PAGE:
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Why Communities (Especially Religious) Get Ugly Sometimes


13 You, my brothers and sisters, were called to be free. But do not use your freedom to indulge the flesh; rather, serve one another humbly in love. 14 For the entire law is fulfilled in keeping this one command: “Love your neighbor as yourself.” 15 If you bite and devour each other, watch out or you will be destroyed by each other.
                                                                        -Galatians 5:13-15
You’ve seen this before, haven’t you? This whole biting and devouring of each other thing? It happens all the time: families, workplaces, within movements that were fully unified in the heady start-up days but are headed towards utter disintegration as no one can seem to stand anyone else any more.
Nearly all human relationships devolve into biting and devouring and destroying each other unless there’s something introduced into the relationship that frees the parties up to serve one another humbly in love.
Churches and other religious institutions devolve into this pitfall all the time. Maybe you’ve been a part of a church community that was marked by biting and devouring and destroying each other, just like the Galatians were.
The environment is ripe for this to happen in religious contexts particularly when the focus is on the law and the rules.  Who checks the religious boxes off the best? I do, of course. Who gets to decide who’s doing enough religious stuff to be acceptable and who’s not doing enough religious stuff to be acceptable? I do, of course. And if you think the same thing, then we’re going to have a problem.  Or, conversely, we submit meekly, hoping that the powers that be will tell us that we’re okay.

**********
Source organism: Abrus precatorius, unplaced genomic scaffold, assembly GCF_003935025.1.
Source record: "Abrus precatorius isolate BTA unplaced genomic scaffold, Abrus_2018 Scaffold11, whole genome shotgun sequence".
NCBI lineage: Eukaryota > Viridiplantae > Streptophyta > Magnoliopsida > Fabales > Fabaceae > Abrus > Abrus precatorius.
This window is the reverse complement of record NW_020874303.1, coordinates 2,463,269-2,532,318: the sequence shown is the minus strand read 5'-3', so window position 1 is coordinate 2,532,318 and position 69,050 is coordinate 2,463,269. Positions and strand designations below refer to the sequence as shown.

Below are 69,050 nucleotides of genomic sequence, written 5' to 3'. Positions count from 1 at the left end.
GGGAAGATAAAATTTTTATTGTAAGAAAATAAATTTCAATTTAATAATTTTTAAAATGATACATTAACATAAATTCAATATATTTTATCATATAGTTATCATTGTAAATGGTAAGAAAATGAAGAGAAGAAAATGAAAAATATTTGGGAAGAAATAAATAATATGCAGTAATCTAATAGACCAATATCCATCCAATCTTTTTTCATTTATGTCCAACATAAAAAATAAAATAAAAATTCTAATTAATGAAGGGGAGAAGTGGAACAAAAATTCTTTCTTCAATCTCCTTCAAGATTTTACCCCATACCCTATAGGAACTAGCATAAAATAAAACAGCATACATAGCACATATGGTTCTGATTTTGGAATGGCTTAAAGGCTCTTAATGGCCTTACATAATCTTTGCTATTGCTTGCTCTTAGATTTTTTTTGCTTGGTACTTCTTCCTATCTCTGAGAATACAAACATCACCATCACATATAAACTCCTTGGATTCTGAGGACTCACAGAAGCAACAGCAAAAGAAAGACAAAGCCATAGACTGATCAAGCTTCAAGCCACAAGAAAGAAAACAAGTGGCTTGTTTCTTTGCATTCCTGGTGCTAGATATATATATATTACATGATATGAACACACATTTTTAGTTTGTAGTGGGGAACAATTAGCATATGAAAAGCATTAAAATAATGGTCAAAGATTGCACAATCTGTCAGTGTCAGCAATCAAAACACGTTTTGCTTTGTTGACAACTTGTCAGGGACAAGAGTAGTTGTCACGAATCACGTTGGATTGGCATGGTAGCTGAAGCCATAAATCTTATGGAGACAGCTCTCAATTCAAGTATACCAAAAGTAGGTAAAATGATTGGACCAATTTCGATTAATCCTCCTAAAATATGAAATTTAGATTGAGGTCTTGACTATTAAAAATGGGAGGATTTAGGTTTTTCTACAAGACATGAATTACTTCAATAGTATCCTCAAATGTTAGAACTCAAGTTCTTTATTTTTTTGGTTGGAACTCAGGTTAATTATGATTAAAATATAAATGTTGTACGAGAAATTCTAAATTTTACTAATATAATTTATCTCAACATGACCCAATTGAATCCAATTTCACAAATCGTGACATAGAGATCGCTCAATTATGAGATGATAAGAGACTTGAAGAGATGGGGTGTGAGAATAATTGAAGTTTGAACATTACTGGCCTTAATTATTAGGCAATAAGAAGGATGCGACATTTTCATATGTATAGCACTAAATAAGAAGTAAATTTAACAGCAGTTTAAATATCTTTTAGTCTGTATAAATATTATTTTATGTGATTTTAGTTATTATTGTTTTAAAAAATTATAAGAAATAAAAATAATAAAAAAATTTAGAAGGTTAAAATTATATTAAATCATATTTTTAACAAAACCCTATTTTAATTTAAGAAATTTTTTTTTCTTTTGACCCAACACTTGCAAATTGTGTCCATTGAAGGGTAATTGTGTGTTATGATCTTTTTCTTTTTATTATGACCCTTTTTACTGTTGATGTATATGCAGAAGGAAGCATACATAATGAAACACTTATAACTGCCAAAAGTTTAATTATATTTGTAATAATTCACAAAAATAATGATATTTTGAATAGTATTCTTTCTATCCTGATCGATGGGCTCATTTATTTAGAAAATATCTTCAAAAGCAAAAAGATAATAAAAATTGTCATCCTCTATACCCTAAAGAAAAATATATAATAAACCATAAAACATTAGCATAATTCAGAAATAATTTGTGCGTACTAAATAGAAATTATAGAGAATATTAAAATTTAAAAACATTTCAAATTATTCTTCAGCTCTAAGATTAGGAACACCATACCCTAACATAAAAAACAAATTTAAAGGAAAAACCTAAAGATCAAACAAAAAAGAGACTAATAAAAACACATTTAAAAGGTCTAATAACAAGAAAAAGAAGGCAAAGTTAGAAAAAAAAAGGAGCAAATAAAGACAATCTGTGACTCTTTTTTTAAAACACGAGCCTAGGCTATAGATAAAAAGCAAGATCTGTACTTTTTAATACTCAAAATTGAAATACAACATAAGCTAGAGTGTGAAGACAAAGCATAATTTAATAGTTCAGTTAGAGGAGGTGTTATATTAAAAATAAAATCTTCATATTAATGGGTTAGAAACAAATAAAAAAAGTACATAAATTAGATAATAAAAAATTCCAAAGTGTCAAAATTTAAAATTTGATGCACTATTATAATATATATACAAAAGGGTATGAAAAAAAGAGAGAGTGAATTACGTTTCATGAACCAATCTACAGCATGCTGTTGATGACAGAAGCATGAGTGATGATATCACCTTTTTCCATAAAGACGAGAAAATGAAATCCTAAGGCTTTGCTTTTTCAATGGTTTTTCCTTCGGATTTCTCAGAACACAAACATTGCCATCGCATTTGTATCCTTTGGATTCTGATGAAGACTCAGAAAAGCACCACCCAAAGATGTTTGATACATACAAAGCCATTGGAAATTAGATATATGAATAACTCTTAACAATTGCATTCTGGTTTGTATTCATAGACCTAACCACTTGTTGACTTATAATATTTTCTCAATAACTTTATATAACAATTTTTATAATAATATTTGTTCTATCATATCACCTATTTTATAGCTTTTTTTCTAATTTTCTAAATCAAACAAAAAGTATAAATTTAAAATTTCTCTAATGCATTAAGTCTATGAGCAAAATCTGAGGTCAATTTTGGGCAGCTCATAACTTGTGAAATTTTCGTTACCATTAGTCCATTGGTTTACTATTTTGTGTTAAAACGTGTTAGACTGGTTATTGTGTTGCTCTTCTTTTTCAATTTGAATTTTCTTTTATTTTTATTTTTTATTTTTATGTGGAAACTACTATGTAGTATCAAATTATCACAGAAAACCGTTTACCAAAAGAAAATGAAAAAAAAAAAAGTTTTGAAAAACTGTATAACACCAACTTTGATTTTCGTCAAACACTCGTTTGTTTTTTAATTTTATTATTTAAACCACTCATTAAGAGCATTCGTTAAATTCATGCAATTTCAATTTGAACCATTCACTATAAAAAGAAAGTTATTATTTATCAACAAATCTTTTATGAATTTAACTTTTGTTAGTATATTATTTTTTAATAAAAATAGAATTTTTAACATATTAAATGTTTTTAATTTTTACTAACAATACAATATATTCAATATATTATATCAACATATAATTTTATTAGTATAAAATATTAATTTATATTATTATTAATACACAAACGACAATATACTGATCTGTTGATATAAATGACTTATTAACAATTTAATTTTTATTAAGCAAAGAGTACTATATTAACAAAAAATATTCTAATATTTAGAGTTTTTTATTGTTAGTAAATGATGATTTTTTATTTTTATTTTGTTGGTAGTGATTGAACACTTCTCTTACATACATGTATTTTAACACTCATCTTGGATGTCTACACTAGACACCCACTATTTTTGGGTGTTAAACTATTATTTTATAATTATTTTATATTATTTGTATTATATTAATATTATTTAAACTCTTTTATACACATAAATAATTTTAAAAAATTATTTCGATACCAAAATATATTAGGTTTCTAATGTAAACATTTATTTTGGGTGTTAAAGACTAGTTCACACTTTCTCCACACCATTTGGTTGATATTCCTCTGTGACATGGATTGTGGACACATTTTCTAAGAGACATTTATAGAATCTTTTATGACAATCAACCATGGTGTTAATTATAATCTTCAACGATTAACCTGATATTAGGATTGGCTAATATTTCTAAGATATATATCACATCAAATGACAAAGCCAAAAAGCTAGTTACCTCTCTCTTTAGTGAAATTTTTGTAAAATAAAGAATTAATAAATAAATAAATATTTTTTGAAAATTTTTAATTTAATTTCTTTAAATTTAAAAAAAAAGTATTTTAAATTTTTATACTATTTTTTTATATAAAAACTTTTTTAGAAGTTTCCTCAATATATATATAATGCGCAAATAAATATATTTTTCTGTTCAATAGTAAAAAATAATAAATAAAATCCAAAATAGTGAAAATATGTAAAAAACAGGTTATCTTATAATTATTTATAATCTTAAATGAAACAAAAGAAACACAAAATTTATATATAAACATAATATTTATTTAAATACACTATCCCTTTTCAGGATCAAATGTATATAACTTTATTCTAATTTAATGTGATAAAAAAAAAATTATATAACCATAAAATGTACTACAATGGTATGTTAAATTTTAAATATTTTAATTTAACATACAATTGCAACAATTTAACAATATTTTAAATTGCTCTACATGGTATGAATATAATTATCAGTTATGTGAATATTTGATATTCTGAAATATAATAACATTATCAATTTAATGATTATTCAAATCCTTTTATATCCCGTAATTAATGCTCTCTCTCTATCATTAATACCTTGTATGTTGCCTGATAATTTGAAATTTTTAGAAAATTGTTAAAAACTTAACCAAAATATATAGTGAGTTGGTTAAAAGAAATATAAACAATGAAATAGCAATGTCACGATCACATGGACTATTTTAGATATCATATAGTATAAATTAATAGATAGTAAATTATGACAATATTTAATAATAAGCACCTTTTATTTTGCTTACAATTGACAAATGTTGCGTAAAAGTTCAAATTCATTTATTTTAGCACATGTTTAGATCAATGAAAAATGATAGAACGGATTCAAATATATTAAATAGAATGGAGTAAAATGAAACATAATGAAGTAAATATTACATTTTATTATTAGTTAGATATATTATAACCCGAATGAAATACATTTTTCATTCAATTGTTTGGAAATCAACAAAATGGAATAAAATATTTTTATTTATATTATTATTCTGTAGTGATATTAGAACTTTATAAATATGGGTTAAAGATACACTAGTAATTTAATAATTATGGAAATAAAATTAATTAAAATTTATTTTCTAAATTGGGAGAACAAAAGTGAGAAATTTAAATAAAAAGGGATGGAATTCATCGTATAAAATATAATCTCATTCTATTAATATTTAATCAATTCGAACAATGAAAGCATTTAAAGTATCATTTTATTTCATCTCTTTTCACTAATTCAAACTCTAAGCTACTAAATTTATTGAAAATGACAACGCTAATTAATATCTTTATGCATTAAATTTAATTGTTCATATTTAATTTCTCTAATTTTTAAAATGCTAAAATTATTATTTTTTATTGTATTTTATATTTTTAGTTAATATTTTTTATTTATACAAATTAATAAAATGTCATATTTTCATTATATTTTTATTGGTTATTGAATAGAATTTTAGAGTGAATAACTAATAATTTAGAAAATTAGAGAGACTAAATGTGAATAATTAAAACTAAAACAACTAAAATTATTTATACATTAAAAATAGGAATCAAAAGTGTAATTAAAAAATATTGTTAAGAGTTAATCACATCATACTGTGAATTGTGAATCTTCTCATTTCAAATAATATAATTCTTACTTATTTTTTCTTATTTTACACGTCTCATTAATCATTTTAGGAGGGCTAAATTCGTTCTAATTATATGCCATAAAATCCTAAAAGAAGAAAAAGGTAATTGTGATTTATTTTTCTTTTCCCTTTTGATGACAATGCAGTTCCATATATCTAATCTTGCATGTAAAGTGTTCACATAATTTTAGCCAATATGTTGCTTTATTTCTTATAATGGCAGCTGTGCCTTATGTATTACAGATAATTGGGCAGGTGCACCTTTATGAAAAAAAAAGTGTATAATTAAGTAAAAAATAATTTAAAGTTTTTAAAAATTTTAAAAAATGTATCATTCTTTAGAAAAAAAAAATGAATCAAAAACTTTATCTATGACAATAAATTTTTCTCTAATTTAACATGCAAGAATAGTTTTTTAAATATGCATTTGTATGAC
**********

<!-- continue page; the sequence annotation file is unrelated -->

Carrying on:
Paul wants the Galatian church to be marked by a very distinctive characteristic—and it’s not biting and devouring and destroying one another. That kind of thing happens all the time and it’s not particularly newsworthy. But a community that served one another humbly in love? That’s spectacular. That’s distinctive. That’s worth being a part of. That’s work worth giving your life to.
How have you been damaged by and a participant in communities that devolve into biting and devouring and destroying one another? Ask God for healing and repent of any wrongdoing. What might it look like for you to help build a new kind of a community—one marked by serving one another in love? Pray that you’ll be an active partner in the Spirit’s work of doing that here in our church.


Ugh, so much pain, Jan! I think your experience of family and church being primary and secondary sources of pain are unfortunately not uncommon.
I think the greatest pain comes from the greatest intimacy, so I see families as being the scenes of the worst conflict. I worked as a family therapist for a number of years and saw incredibe damage. I think for me the greatest hardship came from family with church being a secondary source of pain. Only a willingness to forgive and reconnect through the love of Jesus can heal the damage.

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